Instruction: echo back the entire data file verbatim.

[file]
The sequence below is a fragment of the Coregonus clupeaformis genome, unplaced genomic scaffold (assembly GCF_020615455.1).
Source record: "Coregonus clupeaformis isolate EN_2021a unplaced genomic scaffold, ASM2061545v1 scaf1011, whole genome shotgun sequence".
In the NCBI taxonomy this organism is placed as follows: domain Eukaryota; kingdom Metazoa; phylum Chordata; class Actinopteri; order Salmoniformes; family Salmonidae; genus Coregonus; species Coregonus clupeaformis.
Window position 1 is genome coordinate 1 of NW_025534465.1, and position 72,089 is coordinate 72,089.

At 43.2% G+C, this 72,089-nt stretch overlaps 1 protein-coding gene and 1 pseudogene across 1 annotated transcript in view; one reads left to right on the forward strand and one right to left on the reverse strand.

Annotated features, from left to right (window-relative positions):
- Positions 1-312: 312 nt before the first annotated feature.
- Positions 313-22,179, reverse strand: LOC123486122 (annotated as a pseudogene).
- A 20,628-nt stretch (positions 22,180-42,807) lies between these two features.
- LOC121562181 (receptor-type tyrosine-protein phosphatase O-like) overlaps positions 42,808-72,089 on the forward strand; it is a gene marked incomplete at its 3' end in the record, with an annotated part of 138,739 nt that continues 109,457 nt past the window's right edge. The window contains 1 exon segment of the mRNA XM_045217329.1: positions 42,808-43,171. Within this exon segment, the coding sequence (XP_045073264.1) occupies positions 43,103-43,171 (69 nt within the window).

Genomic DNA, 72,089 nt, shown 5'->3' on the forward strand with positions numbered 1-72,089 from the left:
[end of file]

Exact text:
The sequence below is a fragment of the Coregonus clupeaformis genome, unplaced genomic scaffold (assembly GCF_020615455.1).
Source record: "Coregonus clupeaformis isolate EN_2021a unplaced genomic scaffold, ASM2061545v1 scaf1011, whole genome shotgun sequence".
In the NCBI taxonomy this organism is placed as follows: domain Eukaryota; kingdom Metazoa; phylum Chordata; class Actinopteri; order Salmoniformes; family Salmonidae; genus Coregonus; species Coregonus clupeaformis.
Window position 1 is genome coordinate 1 of NW_025534465.1, and position 72,089 is coordinate 72,089.

At 43.2% G+C, this 72,089-nt stretch overlaps 1 protein-coding gene and 1 pseudogene across 1 annotated transcript in view; one reads left to right on the forward strand and one right to left on the reverse strand.

Annotated features, from left to right (window-relative positions):
- Positions 1-312: 312 nt before the first annotated feature.
- Positions 313-22,179, reverse strand: LOC123486122 (annotated as a pseudogene).
- A 20,628-nt stretch (positions 22,180-42,807) lies between these two features.
- LOC121562181 (receptor-type tyrosine-protein phosphatase O-like) overlaps positions 42,808-72,089 on the forward strand; it is a gene marked incomplete at its 3' end in the record, with an annotated part of 138,739 nt that continues 109,457 nt past the window's right edge. The window contains 1 exon segment of the mRNA XM_045217329.1: positions 42,808-43,171. Within this exon segment, the coding sequence (XP_045073264.1) occupies positions 43,103-43,171 (69 nt within the window).

Genomic DNA, 72,089 nt, shown 5'->3' on the forward strand with positions numbered 1-72,089 from the left: